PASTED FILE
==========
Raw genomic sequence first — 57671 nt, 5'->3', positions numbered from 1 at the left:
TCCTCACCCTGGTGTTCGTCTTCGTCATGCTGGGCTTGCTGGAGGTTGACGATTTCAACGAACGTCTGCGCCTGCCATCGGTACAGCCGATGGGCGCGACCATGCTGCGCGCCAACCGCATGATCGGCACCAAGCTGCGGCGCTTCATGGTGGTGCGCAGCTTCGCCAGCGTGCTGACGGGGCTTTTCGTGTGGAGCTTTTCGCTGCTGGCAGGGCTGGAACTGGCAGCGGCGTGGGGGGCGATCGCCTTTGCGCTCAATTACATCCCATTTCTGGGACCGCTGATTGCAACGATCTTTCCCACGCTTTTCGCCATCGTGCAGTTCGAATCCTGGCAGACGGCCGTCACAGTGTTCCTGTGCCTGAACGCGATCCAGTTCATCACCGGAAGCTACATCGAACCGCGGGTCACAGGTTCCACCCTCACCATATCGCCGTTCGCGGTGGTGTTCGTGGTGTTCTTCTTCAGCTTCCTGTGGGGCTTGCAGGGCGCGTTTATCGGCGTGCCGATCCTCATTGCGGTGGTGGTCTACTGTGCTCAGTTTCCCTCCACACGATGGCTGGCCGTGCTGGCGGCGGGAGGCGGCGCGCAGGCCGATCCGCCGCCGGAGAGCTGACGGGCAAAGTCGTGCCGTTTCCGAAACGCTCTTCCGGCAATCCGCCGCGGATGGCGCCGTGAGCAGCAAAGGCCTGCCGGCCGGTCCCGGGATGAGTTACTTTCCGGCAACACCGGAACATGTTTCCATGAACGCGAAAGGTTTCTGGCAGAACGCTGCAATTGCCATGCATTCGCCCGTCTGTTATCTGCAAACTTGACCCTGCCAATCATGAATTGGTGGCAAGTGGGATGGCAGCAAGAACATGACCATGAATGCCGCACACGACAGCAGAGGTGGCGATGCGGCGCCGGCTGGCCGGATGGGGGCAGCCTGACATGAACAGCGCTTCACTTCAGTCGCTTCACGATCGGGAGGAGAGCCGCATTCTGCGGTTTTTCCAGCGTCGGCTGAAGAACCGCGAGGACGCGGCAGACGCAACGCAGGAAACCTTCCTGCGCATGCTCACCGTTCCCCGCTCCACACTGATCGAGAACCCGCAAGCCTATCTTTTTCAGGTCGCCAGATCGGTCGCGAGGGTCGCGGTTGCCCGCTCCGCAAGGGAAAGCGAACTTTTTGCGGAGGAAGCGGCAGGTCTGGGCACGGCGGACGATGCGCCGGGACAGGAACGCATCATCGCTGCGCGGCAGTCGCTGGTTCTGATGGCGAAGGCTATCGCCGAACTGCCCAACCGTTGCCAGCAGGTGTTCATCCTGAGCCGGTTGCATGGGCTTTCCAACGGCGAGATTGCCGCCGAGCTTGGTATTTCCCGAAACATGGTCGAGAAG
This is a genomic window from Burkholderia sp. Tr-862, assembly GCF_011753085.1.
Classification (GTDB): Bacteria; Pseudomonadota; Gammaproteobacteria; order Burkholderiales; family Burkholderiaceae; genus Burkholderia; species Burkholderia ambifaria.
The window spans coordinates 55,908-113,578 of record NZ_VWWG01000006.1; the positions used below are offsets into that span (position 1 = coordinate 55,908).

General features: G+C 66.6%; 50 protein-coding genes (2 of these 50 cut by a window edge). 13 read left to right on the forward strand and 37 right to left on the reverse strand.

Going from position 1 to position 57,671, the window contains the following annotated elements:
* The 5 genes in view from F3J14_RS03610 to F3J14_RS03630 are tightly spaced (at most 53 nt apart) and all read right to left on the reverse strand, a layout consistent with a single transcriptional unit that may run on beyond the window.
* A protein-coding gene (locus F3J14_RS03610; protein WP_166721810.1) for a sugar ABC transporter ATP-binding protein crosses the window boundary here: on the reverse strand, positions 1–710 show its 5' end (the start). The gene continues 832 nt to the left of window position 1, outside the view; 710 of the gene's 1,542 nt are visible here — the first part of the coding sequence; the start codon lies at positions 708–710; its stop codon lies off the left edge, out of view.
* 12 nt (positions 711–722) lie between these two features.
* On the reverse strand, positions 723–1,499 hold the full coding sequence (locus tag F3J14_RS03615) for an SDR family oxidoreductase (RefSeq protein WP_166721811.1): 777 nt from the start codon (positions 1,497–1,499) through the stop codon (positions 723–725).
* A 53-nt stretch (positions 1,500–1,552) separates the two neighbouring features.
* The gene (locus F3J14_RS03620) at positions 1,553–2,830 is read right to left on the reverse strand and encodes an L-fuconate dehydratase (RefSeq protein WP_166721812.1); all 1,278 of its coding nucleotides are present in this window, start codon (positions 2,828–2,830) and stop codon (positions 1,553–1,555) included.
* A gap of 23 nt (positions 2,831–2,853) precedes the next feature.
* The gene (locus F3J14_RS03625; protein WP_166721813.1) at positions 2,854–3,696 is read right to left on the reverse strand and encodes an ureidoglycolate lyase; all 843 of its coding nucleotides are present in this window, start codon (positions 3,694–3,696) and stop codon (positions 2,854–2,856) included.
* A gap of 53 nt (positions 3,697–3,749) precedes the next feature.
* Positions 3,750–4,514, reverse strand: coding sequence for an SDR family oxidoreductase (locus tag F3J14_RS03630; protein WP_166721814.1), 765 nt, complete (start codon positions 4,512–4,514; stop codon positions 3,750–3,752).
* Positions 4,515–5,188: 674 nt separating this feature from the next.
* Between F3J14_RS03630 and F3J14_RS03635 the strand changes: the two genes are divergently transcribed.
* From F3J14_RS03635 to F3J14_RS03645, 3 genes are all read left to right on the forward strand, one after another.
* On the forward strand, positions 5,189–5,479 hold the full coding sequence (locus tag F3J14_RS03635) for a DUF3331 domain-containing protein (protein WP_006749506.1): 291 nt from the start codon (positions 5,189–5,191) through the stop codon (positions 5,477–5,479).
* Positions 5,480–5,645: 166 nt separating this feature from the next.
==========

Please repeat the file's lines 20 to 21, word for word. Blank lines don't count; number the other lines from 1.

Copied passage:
* From F3J14_RS03635 to F3J14_RS03645, 3 genes are all read left to right on the forward strand, one after another.
* On the forward strand, positions 5,189–5,479 hold the full coding sequence (locus tag F3J14_RS03635) for a DUF3331 domain-containing protein (protein WP_006749506.1): 291 nt from the start codon (positions 5,189–5,191) through the stop codon (positions 5,477–5,479).